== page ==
The OES 1986 accident is considered to be one of the worst accidents in U.S. mountaineering history. It not only had a lasting effect on the Portland area, but created lasting change within community nationwide.
Altimeters, which the group was not carrying, are now regarded as necessary mountaineering tools. Had the group been carrying one, Summers and Schula could have narrowed the search area by providing an altitude at which to look.
Smetana, still a climber today, and someone who now works with communities that experienced tragedy as an organizational consultant, pointed out that “the toolbox I started collecting then is the one I actively maintain.” She noted that professionals in her field refer to the accident as one of the most pivotal ever in terms of the way that mountaineering is approached.
Both in 1986, as well as today, OES is faced with the challenge of helping people move forward and honoring those who died. In the 30 years that have passed, OES remembers the tragedy in the form of an annual service project.
“We want to give back because of the help and support we received at the time,” said the anonymous student. “That’s where the service day comes from.”
Students, faculty, alumni, and dedicated community members gather to remember, honor, and celebrate the lives of the students and faculty involved in the accident. The breadth of support the school received stretched far beyond just the borders of its campus. Portland Mountain Rescue, Seattle Mountain Rescue, the 304 th Air Force Rescue and Recovery Squadron, the Clackamas County Sheriff’s department, and other local groups immediately came to the school’s aid in 1986. In addition to honoring those lost on the climb, OES provides opportunities for service work on the anniversary in order to give back to the community that supported them thirty years ago.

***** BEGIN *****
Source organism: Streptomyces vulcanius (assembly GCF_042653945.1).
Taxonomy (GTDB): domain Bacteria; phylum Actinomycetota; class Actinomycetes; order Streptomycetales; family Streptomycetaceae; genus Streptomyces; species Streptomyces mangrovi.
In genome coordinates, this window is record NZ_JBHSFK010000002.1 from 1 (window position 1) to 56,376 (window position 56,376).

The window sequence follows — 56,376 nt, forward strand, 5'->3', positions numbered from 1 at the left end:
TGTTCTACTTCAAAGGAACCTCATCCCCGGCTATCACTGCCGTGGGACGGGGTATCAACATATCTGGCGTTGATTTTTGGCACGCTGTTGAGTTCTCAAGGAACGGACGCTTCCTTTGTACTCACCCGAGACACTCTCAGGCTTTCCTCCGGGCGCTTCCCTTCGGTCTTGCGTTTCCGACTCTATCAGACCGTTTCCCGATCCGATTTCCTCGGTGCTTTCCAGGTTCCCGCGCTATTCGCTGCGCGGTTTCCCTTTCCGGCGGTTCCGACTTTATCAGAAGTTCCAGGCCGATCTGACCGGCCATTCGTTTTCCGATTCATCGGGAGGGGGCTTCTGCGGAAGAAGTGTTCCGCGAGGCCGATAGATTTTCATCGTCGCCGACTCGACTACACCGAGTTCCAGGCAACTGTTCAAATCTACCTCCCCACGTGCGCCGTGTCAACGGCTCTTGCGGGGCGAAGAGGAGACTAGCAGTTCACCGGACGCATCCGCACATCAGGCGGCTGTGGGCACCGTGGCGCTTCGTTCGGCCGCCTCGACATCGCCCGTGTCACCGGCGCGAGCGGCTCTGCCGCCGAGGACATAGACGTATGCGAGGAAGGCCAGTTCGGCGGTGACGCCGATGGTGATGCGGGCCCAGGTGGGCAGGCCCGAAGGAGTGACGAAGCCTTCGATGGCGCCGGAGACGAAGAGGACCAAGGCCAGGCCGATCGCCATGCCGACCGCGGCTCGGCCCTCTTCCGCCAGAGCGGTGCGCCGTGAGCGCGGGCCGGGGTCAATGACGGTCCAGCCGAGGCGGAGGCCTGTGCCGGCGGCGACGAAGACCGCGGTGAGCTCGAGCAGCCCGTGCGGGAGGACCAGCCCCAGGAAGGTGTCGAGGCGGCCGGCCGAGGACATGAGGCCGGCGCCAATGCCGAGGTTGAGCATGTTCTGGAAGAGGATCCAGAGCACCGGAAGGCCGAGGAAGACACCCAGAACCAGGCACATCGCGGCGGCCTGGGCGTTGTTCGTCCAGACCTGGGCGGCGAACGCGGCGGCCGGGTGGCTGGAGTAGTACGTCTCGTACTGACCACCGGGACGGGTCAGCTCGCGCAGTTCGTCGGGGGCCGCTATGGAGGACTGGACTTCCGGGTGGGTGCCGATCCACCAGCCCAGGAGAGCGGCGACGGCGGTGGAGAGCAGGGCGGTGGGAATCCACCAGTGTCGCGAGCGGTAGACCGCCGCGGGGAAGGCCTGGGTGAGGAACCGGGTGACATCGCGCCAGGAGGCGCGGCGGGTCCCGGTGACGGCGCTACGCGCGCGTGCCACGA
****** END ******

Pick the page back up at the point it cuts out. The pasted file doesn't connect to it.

The OES administration has the delicate task of finding, as the Reverend C. Phillip Craig Jr. said in an article in OES Magazine, “a thoughtful manner by which to annually observe and appropriately remember the Mount Hood Climb tragedy.”
“The overall attitude is very solemn but hopeful that good can come out of such a tragedy,” said the anonymous student. “There’s also a feeling of gratitude to the community.” Smetana said that OES had a fine line to walk between moving on and remembering, and thoughtfully reflected that they were successful.
“They had a line to walk, they walked it, and they walked it well.”
She added that she has felt “deeply cared for and loved all through the whole process.”
After thirty years, OES has slowly established a scaled-down, yet thriving outdoor program. The tradition of an outdoor initiation for rising sophomores has been reimagined and is carried out as a four-day backpacking trip at the opening of the school year.
The story of the Mt. Hood Climb is not something that is spoken of in the hallways of OES. The primary reminder that it ever happened is the annual service day. The Mt. Hood tragedy continues to live on, and though it does not define OES, it informs the nature of the school.
In contrast to what the school’s response to the accidents has shown, Smetana still believes that young people should climb. “Do everything you can to protect yourself for your own sake and the sake of everybody else, which means that you give yourself all the skills that you can and you make smart decisions and you go with a really good team of people you can trust.”
As Smetana stated, everyone on Mt. Hood in May of 1986 has done their best “in many, many different ways to build life since then. And it is still far from over for us.”